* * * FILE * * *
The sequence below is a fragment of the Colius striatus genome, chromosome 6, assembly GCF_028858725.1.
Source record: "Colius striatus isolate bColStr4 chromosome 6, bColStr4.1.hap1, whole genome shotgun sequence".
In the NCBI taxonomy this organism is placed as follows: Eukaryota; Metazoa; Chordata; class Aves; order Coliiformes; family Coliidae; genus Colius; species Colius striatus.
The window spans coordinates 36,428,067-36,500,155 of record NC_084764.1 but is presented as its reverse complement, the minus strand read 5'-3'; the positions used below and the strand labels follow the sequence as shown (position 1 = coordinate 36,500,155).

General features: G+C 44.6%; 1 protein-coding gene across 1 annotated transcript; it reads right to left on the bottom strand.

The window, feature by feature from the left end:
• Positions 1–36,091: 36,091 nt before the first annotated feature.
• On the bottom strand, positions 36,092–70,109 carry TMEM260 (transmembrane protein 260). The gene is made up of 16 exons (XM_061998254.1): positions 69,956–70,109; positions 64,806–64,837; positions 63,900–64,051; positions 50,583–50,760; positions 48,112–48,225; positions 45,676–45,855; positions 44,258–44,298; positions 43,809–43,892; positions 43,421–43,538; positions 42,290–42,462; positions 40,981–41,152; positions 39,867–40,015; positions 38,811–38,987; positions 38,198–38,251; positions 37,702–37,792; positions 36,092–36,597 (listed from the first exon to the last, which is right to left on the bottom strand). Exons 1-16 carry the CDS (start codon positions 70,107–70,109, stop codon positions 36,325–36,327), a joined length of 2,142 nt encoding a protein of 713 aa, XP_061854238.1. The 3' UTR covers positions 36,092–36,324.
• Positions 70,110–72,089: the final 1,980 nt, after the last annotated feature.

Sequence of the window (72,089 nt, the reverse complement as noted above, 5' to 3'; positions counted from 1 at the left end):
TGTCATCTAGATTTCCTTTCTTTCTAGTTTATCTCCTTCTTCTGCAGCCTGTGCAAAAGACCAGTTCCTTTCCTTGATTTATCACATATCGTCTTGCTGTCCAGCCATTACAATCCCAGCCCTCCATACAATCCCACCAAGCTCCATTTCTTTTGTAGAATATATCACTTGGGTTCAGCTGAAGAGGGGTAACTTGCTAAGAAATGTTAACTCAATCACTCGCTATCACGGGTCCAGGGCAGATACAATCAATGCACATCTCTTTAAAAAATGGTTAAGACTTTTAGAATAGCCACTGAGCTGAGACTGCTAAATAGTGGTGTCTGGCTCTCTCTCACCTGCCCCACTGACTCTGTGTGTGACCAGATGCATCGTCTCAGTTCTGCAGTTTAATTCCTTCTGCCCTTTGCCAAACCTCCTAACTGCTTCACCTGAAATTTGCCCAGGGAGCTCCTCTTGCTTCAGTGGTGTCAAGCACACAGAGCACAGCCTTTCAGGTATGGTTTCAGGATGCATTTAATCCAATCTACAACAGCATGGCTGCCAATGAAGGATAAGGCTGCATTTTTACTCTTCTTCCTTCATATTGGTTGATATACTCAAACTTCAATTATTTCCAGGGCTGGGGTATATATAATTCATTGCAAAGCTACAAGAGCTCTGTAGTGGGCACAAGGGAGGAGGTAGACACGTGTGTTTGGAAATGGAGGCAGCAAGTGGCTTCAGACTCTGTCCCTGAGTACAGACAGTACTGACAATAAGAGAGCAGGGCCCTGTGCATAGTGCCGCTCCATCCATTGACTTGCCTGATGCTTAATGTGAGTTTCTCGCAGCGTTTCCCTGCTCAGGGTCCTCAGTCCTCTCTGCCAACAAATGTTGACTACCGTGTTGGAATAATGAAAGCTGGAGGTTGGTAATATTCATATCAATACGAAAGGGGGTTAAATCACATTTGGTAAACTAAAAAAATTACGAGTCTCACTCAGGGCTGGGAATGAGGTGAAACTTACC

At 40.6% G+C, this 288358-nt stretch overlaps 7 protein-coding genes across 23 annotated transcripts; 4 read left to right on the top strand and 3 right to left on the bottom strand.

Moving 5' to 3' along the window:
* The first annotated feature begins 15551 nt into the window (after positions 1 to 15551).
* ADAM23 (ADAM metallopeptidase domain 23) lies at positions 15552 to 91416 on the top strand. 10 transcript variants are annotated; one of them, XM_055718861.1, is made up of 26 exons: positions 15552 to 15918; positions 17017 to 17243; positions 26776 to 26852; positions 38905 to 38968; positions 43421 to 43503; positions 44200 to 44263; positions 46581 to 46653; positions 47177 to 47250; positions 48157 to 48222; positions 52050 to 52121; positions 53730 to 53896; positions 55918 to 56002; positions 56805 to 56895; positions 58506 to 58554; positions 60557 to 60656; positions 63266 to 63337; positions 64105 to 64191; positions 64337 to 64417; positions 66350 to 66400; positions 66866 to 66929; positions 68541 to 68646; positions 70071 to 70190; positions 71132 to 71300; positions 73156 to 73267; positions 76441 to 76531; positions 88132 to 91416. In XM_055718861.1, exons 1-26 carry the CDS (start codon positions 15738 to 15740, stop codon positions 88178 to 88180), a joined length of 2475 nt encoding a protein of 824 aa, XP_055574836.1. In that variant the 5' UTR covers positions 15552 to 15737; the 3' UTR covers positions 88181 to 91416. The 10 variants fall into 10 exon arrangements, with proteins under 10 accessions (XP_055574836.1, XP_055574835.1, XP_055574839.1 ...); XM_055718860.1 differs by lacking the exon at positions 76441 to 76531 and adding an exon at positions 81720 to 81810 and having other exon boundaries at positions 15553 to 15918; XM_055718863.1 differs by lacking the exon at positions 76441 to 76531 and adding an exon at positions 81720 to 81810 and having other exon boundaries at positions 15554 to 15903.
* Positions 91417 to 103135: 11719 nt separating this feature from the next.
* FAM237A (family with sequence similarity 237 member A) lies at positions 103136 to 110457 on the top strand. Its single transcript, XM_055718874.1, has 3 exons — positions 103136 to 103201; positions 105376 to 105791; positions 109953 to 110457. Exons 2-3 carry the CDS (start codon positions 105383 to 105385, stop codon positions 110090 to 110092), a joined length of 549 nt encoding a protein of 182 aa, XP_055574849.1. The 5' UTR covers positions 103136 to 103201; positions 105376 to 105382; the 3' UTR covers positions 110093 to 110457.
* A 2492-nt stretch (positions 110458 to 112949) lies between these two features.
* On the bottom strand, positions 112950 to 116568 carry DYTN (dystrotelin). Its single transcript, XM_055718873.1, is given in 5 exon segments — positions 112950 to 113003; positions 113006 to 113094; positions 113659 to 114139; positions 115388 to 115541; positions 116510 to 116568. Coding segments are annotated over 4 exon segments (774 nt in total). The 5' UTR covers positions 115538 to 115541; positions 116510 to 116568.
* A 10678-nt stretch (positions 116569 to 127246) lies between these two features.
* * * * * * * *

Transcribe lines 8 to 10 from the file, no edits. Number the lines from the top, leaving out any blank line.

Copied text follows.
• On the bottom strand, positions 36,092–70,109 carry TMEM260 (transmembrane protein 260). The gene is made up of 16 exons (XM_061998254.1): positions 69,956–70,109; positions 64,806–64,837; positions 63,900–64,051; positions 50,583–50,760; positions 48,112–48,225; positions 45,676–45,855; positions 44,258–44,298; positions 43,809–43,892; positions 43,421–43,538; positions 42,290–42,462; positions 40,981–41,152; positions 39,867–40,015; positions 38,811–38,987; positions 38,198–38,251; positions 37,702–37,792; positions 36,092–36,597 (listed from the first exon to the last, which is right to left on the bottom strand). Exons 1-16 carry the CDS (start codon positions 70,107–70,109, stop codon positions 36,325–36,327), a joined length of 2,142 nt encoding a protein of 713 aa, XP_061854238.1. The 3' UTR covers positions 36,092–36,324.
• Positions 70,110–72,089: the final 1,980 nt, after the last annotated feature.

Sequence of the window (72,089 nt, the reverse complement as noted above, 5' to 3'; positions counted from 1 at the left end):